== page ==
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‘Week of the Tick’ mainly says a lot about a limited view on Lyme Disease

Written by Huib, published Saturday April 21st, 2018

Last week it was the annual edition of the ‘Week of the Tick’, with a public podium for experts such as Hovius and Kullberg from the Lyme Expertise Center. This center, a collaboration between two Dutch hospitals (AMC & Radboud), the Dutch health department RIVM and the Lyme patients’ association, proudly announced that – nine years after a petition signed by over 70,000 people – they have joined forces and are now investigating what has been known in international science for about thirty years: that ticks can also transmit other serious infectious diseases.

That this is presented as a new discovery seems to be primarily a barely disguised marketing strategy to support the introduction of a new tick vaccine, so that the average citizen will feel ‘safe’ again. Valneva is currently developing a new version of the Borrelia OspA vaccine (similar to the old LYMErix vaccine from GSK, which was taken off the market immediately after it became clear how much damage it caused at the time, see ‘Cure Unknown’ for more information).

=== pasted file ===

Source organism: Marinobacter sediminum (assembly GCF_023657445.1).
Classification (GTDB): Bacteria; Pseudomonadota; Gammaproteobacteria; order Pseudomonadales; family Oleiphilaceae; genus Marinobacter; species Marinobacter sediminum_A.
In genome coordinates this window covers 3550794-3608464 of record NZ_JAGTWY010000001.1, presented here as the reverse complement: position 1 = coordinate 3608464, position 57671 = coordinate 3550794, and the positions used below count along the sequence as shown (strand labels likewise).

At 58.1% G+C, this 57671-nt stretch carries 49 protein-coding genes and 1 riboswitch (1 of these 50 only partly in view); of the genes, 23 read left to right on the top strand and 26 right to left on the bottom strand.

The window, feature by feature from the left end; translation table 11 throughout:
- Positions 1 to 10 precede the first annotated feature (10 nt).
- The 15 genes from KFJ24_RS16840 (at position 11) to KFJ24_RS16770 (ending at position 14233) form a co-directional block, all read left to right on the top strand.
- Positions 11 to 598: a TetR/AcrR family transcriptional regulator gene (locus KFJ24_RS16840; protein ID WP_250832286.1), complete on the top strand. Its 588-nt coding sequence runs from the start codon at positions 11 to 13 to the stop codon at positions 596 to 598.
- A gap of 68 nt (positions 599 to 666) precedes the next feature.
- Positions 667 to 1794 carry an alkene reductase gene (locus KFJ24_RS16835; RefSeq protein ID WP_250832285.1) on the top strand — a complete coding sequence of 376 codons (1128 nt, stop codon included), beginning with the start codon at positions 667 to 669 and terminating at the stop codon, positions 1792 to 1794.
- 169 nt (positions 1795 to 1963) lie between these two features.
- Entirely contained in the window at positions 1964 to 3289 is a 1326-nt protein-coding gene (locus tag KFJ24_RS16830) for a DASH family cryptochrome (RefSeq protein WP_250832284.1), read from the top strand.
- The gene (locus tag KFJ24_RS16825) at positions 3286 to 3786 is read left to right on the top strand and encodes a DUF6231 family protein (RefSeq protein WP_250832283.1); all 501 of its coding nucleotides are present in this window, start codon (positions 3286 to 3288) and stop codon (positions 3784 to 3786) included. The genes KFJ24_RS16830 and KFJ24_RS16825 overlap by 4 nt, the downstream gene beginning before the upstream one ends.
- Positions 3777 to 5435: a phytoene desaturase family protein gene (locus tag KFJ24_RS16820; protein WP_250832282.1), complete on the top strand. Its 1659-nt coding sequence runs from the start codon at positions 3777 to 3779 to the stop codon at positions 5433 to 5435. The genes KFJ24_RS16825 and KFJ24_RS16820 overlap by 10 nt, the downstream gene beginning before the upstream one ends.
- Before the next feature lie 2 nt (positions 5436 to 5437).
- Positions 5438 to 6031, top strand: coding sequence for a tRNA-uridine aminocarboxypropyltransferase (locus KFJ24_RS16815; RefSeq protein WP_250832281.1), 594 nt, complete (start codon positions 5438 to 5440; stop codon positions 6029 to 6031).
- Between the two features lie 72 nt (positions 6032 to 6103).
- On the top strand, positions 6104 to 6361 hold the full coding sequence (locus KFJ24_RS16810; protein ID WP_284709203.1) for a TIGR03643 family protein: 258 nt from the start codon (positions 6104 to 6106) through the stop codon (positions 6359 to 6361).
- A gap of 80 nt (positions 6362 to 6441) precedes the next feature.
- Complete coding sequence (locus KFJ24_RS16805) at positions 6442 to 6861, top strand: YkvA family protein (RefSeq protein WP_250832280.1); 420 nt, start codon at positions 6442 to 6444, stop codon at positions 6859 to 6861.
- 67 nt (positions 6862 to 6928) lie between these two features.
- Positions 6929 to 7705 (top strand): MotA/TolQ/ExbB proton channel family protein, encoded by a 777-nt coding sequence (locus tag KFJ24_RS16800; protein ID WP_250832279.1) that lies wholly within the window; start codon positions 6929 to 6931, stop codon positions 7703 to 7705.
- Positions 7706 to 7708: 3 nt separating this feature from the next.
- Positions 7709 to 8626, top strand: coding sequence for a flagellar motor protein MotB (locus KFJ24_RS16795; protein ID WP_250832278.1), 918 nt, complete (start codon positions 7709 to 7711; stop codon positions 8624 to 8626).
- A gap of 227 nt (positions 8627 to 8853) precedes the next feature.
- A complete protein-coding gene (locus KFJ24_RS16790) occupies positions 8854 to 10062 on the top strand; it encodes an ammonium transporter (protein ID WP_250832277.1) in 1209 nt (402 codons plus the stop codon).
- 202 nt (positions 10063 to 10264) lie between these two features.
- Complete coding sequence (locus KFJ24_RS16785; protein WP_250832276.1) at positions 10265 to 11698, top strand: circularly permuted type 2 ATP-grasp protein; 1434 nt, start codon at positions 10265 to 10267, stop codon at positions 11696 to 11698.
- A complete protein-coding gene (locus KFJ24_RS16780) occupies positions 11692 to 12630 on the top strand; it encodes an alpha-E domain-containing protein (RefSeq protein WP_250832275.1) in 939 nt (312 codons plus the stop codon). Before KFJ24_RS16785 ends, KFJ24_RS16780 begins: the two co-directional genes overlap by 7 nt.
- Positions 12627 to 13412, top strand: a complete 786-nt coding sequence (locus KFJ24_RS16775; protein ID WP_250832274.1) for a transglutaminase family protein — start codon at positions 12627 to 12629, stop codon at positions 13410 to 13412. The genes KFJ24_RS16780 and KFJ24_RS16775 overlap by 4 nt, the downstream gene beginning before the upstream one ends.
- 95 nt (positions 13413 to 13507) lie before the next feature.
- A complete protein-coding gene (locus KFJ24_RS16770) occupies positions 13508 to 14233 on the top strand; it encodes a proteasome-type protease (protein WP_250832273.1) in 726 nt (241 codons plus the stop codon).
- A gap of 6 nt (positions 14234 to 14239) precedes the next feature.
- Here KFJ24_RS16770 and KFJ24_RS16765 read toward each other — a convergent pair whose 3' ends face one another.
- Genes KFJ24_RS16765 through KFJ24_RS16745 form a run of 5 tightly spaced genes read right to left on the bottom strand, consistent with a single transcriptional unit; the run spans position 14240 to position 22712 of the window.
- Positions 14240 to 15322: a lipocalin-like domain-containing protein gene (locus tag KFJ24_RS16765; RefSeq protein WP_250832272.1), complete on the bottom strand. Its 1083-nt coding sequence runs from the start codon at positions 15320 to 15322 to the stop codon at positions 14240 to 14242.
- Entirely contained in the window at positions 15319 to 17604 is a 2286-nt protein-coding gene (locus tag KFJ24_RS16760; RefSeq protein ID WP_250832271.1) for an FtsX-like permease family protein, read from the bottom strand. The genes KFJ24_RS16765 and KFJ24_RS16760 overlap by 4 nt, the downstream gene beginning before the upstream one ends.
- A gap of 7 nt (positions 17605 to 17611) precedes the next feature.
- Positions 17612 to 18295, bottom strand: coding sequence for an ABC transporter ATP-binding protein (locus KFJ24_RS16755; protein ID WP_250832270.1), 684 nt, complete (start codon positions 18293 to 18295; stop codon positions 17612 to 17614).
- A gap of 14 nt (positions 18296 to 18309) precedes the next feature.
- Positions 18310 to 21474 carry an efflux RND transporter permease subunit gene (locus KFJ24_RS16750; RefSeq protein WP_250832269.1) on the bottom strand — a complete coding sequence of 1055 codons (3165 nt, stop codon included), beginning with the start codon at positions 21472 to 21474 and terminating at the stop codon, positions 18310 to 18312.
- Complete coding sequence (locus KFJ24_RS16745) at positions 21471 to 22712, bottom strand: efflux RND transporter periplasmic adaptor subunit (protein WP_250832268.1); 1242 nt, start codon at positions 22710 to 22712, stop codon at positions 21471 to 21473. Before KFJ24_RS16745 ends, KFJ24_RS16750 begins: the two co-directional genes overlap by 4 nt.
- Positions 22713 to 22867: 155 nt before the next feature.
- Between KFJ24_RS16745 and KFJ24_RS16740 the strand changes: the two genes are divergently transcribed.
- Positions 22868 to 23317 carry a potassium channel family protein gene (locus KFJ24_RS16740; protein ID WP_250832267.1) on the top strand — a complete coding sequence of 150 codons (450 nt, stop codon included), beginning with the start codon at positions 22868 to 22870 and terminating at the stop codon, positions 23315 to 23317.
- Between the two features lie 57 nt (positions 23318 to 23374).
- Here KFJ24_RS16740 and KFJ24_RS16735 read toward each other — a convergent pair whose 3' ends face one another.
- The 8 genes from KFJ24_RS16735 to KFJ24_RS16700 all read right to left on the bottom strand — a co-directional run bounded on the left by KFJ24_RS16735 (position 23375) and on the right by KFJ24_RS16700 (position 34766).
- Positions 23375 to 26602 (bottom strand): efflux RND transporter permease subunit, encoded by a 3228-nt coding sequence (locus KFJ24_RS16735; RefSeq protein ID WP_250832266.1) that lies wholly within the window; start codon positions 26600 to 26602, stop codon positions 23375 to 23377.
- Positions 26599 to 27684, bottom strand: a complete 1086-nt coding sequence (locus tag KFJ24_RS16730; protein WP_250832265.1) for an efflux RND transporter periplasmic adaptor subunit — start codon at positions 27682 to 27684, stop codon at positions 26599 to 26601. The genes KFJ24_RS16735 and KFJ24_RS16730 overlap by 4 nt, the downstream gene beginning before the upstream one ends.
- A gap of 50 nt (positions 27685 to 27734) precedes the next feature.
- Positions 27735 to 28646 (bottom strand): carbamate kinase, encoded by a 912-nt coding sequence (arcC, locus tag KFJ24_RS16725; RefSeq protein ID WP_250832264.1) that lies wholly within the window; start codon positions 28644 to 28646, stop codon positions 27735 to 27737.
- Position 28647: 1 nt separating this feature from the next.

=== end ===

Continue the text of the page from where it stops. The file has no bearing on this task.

The co-infection study of Hovius is a foundation for the development of another anti-tick vaccine, which is based on the blocking of tick proteins. The Valvena vaccine is now being researched in the Belgian University Hospital UZ Gent after the FDA has put it on a ‘fast track‘. Incidentally, this is the same hospital where the experts claim that Lyme is ‘a fabricated fashion disease’. A fairly firm statement that an organization such as ‘Veilig Thuis’ (Dutch Child Protection) makes grateful use of to call a Lyme diagnosis a clear indication of likely ‘child abuse‘ in its training materials.